Do you blame Ernie Banks for the lack of the Cubs success? Some players benefit by being surrounded by great players others are not as fortunate. Off the top of my head I don’t recall Ryan’s teams having many HOFers in the starting eight. Thank you for your comment.

  5. Dr. Doom says:

    Griffey was NEVER a better player than Bonds. More popular? Sure. Bonds was a surly SOB. But Griffey was never a better player. In fact, I doubt he had one single season in which he was a better player than Bonds. MAYBE 1996 or 1997, but I’m not even sure about those. In the 1990s (1990-1999), here are their lines (R-HR-RBI-SB-AVG/OBP/SLG):

    Griffey: 1002-382-1091-151-.302/.384/.581; 1 MVP, 1 2nd, 2 4th, 1 5th.
    Bonds: 1091-361-1076-343-.302/.434/.302; 3 MVPs, 1 2nd, 1 4th, 2 5th.

    Unless you think that 21 HR and 15 RBI are WAY better than 89 R and nearly 200 (192) SB, or that a 4th-place MVP finish is better than two wins, I don’t see where the argument is that Griffey was the better player. The 2nd best player of the ’90s? Absolutely. But Bonds was superior, regardless of what happened after 2000.

  6. John Baranowski says:

    Griffey, from 1993 to 2000, in the seasons he played over 111 games, in every season he hit over 40 home runs, including 56 twice and 48 in another, and his high RBI years were 140, 147, 146 and 134 while winning a total of 10 Gold Glove awards in his career.

    Bonds’ highest HR total, including the years that showed declining statistics three consecutive seasons ’97-’99 before his statistics improved ridiculously at his age (flaxseed oil anyone?) were 46, 42 and 40. His highest RBI years to that point were 129 and 123 and Bonds would win two less Gold Gloves in his career than Griffey.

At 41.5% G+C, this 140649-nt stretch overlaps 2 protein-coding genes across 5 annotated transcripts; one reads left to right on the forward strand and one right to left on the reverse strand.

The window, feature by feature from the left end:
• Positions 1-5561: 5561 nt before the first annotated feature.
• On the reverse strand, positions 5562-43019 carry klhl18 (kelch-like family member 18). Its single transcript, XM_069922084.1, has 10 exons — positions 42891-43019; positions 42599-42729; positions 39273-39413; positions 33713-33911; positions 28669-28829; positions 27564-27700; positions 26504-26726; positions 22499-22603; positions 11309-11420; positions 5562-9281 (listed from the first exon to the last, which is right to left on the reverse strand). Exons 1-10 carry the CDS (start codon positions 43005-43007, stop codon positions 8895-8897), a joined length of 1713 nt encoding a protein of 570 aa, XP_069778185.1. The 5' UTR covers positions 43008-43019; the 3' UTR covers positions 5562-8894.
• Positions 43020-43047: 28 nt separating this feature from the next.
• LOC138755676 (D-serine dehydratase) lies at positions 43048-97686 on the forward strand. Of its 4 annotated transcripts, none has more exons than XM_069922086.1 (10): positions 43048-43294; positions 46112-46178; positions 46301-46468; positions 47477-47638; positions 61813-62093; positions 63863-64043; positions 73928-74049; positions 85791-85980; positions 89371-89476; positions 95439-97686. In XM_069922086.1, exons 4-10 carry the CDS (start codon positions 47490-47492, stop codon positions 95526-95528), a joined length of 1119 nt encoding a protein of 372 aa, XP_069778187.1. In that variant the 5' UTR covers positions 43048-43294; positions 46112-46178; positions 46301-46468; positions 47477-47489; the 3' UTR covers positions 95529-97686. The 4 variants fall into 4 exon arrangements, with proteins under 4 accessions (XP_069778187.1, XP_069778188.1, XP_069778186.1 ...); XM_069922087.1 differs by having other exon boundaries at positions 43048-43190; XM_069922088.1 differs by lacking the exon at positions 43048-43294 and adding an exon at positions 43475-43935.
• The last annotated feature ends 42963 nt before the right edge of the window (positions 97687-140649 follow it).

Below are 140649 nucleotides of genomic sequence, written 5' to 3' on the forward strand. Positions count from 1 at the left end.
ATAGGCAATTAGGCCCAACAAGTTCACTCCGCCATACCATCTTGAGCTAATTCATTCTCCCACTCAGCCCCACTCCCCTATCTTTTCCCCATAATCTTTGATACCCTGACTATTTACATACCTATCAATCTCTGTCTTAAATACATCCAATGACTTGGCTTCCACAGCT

Also, keep in mind through 1999, Bonds averaged playing in 153 games a year, Griffey only 140. Junior was producing superior statistics while playing in 13 less games a year on average.

  7. John says:

    How in the world did sportswriters get the vote in the first place? Sounds like a great idea. Lets have the guys who werent good enough to play themselves decide who the best is. Just let former players vote and be done with it. No one knows more about the game than them. Id even rather have the fans decide over the writers. The game is for the fans after all.

  8. Bob Mack says:

    I knew a writer who did not vote for Schmidt.

    I was at spring training in the 80’s and after a game
    at Jack Russel the writers went into the clubhouse for
    players to field their questions. This writer came out
    afterward and told me that a Philly PR man went to Schmidt
    and told him there was a terminally ill kid outside from
    the Make a Wish program who would love to have a ball
    signed by him. Schmidt told the PR man, “Not today”.
    this is not the only instance which formed this writers
    opinion of Schmidt and I have to agree with his perspective.
    I would not have voted for the guy either.

  9. John Baranowski says:

    We would like to think that all professional athletes are exemplary individuals all the time, and we hold them to a higher standard, yet we know that’s often not the case. IF (capital letters intentional) that is true, that sucks.